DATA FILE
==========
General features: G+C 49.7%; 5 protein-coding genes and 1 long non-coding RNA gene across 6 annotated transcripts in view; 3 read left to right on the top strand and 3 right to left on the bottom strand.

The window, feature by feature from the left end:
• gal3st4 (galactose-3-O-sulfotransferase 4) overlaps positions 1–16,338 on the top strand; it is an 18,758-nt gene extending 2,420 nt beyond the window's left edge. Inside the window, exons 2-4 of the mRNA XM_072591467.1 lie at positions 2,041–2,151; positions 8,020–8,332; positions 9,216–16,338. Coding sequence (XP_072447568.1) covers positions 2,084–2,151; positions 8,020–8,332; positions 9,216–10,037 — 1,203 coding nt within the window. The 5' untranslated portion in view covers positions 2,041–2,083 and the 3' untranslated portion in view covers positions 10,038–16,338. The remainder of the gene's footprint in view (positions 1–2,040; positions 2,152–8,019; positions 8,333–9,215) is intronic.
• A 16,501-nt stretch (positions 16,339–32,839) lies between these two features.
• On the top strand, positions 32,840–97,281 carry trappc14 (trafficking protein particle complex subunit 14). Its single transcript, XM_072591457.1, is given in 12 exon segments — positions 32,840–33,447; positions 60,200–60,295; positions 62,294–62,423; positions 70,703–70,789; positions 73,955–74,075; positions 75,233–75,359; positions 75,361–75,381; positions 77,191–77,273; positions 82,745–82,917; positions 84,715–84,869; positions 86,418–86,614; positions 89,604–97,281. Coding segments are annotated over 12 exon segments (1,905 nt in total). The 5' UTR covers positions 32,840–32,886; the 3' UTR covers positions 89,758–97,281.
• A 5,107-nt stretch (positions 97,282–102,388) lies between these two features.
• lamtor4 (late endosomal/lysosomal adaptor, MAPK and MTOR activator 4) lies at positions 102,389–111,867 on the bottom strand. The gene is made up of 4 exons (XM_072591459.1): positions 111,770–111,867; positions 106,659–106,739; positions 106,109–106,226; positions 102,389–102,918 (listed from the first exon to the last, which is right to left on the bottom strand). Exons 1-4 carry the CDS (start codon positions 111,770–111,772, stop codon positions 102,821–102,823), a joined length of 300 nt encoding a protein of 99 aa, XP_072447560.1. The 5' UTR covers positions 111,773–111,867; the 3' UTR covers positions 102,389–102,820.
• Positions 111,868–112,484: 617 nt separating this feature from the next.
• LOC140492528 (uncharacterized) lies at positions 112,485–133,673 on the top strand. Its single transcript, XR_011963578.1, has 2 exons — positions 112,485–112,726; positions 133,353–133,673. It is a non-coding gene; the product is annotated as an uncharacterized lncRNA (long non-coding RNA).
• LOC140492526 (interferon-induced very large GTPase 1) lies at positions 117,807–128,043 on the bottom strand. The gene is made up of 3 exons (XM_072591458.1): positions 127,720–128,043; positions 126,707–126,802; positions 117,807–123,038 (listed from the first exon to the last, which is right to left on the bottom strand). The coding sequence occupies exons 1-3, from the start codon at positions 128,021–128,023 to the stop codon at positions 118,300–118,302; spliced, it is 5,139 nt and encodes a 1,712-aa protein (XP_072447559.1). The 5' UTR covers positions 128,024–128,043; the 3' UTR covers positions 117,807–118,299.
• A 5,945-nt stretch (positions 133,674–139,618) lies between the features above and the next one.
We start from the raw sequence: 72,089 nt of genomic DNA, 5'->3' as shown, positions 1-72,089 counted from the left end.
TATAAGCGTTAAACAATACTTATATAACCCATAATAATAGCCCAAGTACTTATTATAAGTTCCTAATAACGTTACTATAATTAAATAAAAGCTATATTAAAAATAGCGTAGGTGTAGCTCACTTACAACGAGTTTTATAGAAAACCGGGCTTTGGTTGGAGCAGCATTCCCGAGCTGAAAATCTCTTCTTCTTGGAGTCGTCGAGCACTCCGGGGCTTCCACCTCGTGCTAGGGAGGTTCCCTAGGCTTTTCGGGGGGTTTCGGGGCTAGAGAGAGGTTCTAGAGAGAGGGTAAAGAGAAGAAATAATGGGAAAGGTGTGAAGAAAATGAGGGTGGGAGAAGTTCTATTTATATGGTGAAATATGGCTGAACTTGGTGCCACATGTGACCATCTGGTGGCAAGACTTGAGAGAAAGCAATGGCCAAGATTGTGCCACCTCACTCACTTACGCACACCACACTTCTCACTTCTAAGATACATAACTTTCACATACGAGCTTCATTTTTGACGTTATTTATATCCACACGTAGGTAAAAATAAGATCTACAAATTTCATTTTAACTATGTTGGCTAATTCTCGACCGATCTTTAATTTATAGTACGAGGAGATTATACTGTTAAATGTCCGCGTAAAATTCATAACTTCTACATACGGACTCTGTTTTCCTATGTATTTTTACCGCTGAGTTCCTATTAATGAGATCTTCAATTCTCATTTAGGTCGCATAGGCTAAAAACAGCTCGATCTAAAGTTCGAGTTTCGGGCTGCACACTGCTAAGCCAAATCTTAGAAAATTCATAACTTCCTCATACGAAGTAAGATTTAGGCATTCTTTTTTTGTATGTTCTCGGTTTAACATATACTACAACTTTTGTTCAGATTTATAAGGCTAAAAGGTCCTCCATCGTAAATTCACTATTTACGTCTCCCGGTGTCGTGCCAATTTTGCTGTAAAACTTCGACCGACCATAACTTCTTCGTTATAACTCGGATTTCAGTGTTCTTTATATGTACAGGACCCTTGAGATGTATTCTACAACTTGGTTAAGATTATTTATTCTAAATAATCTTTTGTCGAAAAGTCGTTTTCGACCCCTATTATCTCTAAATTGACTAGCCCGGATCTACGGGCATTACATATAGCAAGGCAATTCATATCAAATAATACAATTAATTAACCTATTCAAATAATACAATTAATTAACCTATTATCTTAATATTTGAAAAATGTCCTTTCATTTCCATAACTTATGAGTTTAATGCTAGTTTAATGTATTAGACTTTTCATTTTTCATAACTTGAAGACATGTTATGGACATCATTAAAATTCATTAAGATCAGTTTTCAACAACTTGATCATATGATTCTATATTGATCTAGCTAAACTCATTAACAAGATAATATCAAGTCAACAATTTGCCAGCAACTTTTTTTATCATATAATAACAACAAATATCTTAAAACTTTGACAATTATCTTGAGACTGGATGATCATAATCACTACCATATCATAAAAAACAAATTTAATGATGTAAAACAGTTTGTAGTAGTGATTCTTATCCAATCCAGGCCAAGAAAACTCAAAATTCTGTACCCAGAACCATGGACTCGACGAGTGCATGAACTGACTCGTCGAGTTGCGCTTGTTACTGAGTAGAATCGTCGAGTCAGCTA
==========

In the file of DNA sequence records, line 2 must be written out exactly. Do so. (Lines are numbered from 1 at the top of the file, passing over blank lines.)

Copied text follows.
The window, feature by feature from the left end: